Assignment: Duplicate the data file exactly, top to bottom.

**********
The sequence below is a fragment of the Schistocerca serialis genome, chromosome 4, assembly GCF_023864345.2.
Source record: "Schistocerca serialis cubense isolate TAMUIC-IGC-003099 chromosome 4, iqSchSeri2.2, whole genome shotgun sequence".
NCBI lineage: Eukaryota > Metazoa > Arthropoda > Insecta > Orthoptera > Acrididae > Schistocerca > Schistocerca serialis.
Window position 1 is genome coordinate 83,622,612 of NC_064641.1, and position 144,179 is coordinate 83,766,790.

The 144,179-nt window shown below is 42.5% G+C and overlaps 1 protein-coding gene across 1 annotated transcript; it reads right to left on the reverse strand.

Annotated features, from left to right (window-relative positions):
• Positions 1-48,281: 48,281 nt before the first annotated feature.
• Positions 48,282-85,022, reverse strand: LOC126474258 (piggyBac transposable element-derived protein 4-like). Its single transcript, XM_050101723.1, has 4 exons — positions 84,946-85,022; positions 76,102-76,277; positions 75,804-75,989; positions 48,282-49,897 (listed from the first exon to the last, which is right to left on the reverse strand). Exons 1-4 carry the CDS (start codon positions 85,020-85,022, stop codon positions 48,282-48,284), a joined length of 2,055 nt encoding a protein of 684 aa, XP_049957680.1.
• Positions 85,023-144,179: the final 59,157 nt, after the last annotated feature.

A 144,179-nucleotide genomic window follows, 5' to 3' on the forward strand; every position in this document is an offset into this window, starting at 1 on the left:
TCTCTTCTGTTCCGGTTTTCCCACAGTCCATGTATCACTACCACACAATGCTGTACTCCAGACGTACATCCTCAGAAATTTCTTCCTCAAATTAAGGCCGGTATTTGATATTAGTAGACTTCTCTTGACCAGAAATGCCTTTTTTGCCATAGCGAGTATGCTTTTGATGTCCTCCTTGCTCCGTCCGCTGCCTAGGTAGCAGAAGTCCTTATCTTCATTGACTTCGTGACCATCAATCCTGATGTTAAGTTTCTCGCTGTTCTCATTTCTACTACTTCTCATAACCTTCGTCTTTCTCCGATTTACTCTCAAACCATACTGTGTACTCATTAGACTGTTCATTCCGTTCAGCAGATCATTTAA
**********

The sequence below is a fragment of the Schistocerca serialis genome, chromosome 4, assembly GCF_023864345.2.
Source record: "Schistocerca serialis cubense isolate TAMUIC-IGC-003099 chromosome 4, iqSchSeri2.2, whole genome shotgun sequence".
NCBI lineage: Eukaryota > Metazoa > Arthropoda > Insecta > Orthoptera > Acrididae > Schistocerca > Schistocerca serialis.
Window position 1 is genome coordinate 83,622,612 of NC_064641.1, and position 144,179 is coordinate 83,766,790.

The 144,179-nt window shown below is 42.5% G+C and overlaps 1 protein-coding gene across 1 annotated transcript; it reads right to left on the reverse strand.

Annotated features, from left to right (window-relative positions):
• Positions 1-48,281: 48,281 nt before the first annotated feature.
• Positions 48,282-85,022, reverse strand: LOC126474258 (piggyBac transposable element-derived protein 4-like). Its single transcript, XM_050101723.1, has 4 exons — positions 84,946-85,022; positions 76,102-76,277; positions 75,804-75,989; positions 48,282-49,897 (listed from the first exon to the last, which is right to left on the reverse strand). Exons 1-4 carry the CDS (start codon positions 85,020-85,022, stop codon positions 48,282-48,284), a joined length of 2,055 nt encoding a protein of 684 aa, XP_049957680.1.
• Positions 85,023-144,179: the final 59,157 nt, after the last annotated feature.

A 144,179-nucleotide genomic window follows, 5' to 3' on the forward strand; every position in this document is an offset into this window, starting at 1 on the left:
TCTCTTCTGTTCCGGTTTTCCCACAGTCCATGTATCACTACCACACAATGCTGTACTCCAGACGTACATCCTCAGAAATTTCTTCCTCAAATTAAGGCCGGTATTTGATATTAGTAGACTTCTCTTGACCAGAAATGCCTTTTTTGCCATAGCGAGTATGCTTTTGATGTCCTCCTTGCTCCGTCCGCTGCCTAGGTAGCAGAAGTCCTTATCTTCATTGACTTCGTGACCATCAATCCTGATGTTAAGTTTCTCGCTGTTCTCATTTCTACTACTTCTCATAACCTTCGTCTTTCTCCGATTTACTCTCAAACCATACTGTGTACTCATTAGACTGTTCATTCCGTTCAGCAGATCATTTAA